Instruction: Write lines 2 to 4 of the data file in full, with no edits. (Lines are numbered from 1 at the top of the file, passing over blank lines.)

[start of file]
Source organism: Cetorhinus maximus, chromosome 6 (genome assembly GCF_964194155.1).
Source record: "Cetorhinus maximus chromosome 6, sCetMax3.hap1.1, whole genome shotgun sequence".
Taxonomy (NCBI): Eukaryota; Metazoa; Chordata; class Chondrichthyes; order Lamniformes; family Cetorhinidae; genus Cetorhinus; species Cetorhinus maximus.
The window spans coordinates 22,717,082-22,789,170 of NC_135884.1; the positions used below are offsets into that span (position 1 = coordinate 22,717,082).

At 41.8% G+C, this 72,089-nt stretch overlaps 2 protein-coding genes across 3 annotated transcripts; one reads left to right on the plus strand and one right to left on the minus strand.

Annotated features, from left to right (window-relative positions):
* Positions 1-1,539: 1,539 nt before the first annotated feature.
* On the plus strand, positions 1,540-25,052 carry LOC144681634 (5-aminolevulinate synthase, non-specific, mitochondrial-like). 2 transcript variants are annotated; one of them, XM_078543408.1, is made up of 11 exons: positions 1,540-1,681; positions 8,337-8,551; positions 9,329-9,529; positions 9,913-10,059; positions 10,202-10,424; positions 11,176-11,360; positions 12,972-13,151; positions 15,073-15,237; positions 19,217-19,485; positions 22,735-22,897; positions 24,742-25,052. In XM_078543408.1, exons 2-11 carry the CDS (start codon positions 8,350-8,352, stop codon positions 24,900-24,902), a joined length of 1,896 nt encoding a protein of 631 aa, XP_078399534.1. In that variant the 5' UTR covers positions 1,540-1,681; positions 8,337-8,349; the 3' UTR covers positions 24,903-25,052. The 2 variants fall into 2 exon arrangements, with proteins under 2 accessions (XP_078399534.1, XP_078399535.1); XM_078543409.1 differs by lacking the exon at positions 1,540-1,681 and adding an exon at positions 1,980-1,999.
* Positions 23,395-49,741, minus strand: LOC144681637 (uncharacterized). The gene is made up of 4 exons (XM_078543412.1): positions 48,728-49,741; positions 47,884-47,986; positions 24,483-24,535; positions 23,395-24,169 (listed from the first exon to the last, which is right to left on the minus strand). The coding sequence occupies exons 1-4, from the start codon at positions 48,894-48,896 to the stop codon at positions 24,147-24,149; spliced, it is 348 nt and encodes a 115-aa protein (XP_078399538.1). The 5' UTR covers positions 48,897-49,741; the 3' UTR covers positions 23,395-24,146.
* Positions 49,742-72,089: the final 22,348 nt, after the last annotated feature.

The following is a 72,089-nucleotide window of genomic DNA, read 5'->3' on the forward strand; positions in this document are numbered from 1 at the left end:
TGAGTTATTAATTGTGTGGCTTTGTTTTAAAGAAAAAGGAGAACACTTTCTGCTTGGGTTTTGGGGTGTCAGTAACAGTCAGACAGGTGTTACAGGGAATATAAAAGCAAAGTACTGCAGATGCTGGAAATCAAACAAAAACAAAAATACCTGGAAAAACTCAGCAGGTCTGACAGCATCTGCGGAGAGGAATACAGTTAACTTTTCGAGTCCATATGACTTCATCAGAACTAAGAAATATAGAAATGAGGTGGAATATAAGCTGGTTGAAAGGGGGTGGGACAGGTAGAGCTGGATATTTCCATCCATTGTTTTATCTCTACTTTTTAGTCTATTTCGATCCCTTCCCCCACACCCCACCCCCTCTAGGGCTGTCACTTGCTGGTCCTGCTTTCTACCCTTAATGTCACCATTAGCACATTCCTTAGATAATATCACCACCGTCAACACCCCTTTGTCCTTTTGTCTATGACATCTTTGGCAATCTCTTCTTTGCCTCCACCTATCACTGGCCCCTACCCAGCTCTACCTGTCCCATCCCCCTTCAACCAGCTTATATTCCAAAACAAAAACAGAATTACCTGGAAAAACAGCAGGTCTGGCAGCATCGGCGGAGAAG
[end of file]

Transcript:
Source record: "Cetorhinus maximus chromosome 6, sCetMax3.hap1.1, whole genome shotgun sequence".
Taxonomy (NCBI): Eukaryota; Metazoa; Chordata; class Chondrichthyes; order Lamniformes; family Cetorhinidae; genus Cetorhinus; species Cetorhinus maximus.
The window spans coordinates 22,717,082-22,789,170 of NC_135884.1; the positions used below are offsets into that span (position 1 = coordinate 22,717,082).